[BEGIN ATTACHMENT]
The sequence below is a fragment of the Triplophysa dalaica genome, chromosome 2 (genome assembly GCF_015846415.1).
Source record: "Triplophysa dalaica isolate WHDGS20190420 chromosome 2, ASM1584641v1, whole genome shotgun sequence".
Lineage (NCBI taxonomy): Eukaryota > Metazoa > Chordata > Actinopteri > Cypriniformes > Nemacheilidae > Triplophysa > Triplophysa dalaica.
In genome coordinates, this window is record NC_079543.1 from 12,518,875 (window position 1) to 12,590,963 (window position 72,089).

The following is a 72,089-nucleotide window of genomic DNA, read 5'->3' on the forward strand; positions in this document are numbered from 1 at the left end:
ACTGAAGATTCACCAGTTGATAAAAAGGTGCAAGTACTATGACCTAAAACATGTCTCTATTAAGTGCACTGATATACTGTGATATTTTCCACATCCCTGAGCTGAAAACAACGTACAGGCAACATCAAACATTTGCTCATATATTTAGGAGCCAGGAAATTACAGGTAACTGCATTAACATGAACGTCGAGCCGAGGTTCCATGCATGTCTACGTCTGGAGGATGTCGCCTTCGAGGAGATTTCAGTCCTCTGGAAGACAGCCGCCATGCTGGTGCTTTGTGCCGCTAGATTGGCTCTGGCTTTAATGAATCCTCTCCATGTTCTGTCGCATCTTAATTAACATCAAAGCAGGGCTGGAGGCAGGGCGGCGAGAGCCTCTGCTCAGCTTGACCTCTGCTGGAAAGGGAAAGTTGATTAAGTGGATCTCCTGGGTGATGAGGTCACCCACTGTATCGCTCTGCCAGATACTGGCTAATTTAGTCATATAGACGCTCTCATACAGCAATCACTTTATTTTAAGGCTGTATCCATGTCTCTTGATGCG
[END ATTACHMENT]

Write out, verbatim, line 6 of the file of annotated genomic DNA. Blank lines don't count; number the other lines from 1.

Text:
ACTGAAGATTCACCAGTTGATAAAAAGGTGCAAGTACTATGACCTAAAACATGTCTCTATTAAGTGCACTGATATACTGTGATATTTTCCACATCCCTGAGCTGAAAACAACGTACAGGCAACATCAAACATTTGCTCATATATTTAGGAGCCAGGAAATTACAGGTAACTGCATTAACATGAACGTCGAGCCGAGGTTCCATGCATGTCTACGTCTGGAGGATGTCGCCTTCGAGGAGATTTCAGTCCTCTGGAAGACAGCCGCCATGCTGGTGCTTTGTGCCGCTAGATTGGCTCTGGCTTTAATGAATCCTCTCCATGTTCTGTCGCATCTTAATTAACATCAAAGCAGGGCTGGAGGCAGGGCGGCGAGAGCCTCTGCTCAGCTTGACCTCTGCTGGAAAGGGAAAGTTGATTAAGTGGATCTCCTGGGTGATGAGGTCACCCACTGTATCGCTCTGCCAGATACTGGCTAATTTAGTCATATAGACGCTCTCATACAGCAATCACTTTATTTTAAGGCTGTATCCATGTCTCTTGATGCG